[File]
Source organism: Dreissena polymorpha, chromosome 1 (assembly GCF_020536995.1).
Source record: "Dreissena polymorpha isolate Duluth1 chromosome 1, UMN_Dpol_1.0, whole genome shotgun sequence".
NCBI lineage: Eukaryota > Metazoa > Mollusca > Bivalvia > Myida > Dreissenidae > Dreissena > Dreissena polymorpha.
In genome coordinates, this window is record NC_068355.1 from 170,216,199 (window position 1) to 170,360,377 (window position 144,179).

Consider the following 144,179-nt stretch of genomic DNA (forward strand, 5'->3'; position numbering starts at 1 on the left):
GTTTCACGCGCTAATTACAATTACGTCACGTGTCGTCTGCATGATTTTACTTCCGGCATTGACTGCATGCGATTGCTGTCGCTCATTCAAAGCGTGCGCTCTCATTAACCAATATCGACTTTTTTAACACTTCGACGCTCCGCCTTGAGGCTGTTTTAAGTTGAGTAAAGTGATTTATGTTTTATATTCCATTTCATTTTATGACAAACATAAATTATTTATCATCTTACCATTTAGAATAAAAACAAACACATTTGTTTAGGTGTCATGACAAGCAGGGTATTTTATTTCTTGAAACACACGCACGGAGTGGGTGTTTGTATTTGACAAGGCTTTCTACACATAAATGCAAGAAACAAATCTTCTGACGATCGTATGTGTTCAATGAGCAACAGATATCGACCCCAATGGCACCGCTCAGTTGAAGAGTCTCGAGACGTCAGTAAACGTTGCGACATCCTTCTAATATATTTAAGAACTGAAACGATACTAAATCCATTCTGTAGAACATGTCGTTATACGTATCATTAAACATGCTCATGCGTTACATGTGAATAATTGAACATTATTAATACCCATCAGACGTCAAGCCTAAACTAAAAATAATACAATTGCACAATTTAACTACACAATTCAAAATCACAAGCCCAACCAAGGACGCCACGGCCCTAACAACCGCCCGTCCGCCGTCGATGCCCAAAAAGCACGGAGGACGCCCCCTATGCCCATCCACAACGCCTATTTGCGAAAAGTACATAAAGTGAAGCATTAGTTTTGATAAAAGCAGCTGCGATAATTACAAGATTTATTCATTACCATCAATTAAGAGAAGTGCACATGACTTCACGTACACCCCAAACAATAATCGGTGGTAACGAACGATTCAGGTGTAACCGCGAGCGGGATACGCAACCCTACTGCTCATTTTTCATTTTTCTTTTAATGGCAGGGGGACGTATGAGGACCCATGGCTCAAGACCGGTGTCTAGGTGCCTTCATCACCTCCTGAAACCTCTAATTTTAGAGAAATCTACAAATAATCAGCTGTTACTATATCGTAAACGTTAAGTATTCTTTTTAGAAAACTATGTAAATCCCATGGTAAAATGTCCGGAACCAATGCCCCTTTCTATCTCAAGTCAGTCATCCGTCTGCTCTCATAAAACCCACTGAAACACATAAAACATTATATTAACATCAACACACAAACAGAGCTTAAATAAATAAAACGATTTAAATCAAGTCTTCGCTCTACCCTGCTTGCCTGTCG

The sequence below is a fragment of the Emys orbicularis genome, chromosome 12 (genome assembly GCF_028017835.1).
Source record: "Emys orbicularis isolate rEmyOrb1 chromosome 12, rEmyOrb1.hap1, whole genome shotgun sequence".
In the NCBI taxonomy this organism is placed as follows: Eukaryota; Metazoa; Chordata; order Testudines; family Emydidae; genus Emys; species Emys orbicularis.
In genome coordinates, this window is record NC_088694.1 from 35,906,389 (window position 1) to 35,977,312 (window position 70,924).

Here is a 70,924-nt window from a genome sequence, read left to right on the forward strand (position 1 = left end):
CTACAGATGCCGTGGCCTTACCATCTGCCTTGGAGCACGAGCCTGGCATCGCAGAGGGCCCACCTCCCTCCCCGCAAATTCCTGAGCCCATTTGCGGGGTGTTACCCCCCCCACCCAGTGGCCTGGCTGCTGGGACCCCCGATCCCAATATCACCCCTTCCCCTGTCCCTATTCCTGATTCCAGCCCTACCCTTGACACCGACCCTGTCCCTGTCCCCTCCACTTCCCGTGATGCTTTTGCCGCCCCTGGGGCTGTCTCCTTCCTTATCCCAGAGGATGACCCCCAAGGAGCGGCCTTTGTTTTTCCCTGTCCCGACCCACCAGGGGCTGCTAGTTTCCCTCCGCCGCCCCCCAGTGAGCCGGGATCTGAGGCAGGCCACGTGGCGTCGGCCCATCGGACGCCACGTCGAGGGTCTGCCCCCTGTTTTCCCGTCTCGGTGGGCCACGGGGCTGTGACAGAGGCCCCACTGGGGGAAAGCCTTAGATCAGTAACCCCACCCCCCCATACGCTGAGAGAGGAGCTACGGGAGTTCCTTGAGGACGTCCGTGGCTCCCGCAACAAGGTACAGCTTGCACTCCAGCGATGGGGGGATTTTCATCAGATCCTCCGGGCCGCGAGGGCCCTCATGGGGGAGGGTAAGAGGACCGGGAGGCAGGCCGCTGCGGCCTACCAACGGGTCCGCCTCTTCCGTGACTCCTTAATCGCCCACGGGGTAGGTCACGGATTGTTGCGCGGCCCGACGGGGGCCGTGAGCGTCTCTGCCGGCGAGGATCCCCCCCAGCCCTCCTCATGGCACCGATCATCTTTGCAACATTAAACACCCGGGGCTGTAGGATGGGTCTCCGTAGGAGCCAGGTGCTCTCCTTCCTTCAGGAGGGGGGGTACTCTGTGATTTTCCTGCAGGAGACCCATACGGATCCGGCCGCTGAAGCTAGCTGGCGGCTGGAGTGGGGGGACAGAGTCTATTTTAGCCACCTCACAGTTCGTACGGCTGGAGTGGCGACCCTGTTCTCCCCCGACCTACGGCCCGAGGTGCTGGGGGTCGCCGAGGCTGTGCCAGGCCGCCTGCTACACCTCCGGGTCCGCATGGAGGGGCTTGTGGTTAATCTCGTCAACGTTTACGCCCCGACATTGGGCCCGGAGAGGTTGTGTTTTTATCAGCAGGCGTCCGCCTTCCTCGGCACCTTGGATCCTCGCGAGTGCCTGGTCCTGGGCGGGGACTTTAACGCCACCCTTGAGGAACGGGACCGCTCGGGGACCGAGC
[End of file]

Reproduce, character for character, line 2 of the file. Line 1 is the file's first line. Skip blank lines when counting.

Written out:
Source record: "Dreissena polymorpha isolate Duluth1 chromosome 1, UMN_Dpol_1.0, whole genome shotgun sequence".